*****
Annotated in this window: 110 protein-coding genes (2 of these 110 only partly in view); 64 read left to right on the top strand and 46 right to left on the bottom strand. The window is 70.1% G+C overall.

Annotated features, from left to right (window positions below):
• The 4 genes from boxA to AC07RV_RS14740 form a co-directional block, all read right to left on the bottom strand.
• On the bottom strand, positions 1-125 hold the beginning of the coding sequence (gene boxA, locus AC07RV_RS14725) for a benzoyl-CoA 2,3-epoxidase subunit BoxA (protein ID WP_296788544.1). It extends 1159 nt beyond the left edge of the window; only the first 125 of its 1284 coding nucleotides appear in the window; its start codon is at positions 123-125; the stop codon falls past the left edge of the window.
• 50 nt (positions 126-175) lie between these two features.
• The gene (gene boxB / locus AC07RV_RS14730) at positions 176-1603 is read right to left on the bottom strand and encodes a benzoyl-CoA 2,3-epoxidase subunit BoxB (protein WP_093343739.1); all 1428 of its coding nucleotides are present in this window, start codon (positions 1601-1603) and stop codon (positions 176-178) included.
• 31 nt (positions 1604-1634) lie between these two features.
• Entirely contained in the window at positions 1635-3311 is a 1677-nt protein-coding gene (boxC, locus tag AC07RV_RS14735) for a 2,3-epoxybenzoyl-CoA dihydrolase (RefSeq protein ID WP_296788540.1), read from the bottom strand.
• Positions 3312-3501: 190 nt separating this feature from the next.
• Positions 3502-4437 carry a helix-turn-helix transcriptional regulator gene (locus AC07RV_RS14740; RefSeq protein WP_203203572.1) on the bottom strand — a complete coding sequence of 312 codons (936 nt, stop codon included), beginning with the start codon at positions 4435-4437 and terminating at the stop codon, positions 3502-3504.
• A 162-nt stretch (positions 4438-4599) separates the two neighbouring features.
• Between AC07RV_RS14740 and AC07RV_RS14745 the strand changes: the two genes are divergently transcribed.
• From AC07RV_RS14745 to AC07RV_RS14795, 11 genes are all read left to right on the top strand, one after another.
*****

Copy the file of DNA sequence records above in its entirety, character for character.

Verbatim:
Annotated in this window: 110 protein-coding genes (2 of these 110 only partly in view); 64 read left to right on the top strand and 46 right to left on the bottom strand. The window is 70.1% G+C overall.

Annotated features, from left to right (window positions below):
• The 4 genes from boxA to AC07RV_RS14740 form a co-directional block, all read right to left on the bottom strand.
• On the bottom strand, positions 1-125 hold the beginning of the coding sequence (gene boxA, locus AC07RV_RS14725) for a benzoyl-CoA 2,3-epoxidase subunit BoxA (protein ID WP_296788544.1). It extends 1159 nt beyond the left edge of the window; only the first 125 of its 1284 coding nucleotides appear in the window; its start codon is at positions 123-125; the stop codon falls past the left edge of the window.
• 50 nt (positions 126-175) lie between these two features.
• The gene (gene boxB / locus AC07RV_RS14730) at positions 176-1603 is read right to left on the bottom strand and encodes a benzoyl-CoA 2,3-epoxidase subunit BoxB (protein WP_093343739.1); all 1428 of its coding nucleotides are present in this window, start codon (positions 1601-1603) and stop codon (positions 176-178) included.
• 31 nt (positions 1604-1634) lie between these two features.
• Entirely contained in the window at positions 1635-3311 is a 1677-nt protein-coding gene (boxC, locus tag AC07RV_RS14735) for a 2,3-epoxybenzoyl-CoA dihydrolase (RefSeq protein ID WP_296788540.1), read from the bottom strand.
• Positions 3312-3501: 190 nt separating this feature from the next.
• Positions 3502-4437 carry a helix-turn-helix transcriptional regulator gene (locus AC07RV_RS14740; RefSeq protein WP_203203572.1) on the bottom strand — a complete coding sequence of 312 codons (936 nt, stop codon included), beginning with the start codon at positions 4435-4437 and terminating at the stop codon, positions 3502-3504.
• A 162-nt stretch (positions 4438-4599) separates the two neighbouring features.
• Between AC07RV_RS14740 and AC07RV_RS14745 the strand changes: the two genes are divergently transcribed.
• From AC07RV_RS14745 to AC07RV_RS14795, 11 genes are all read left to right on the top strand, one after another.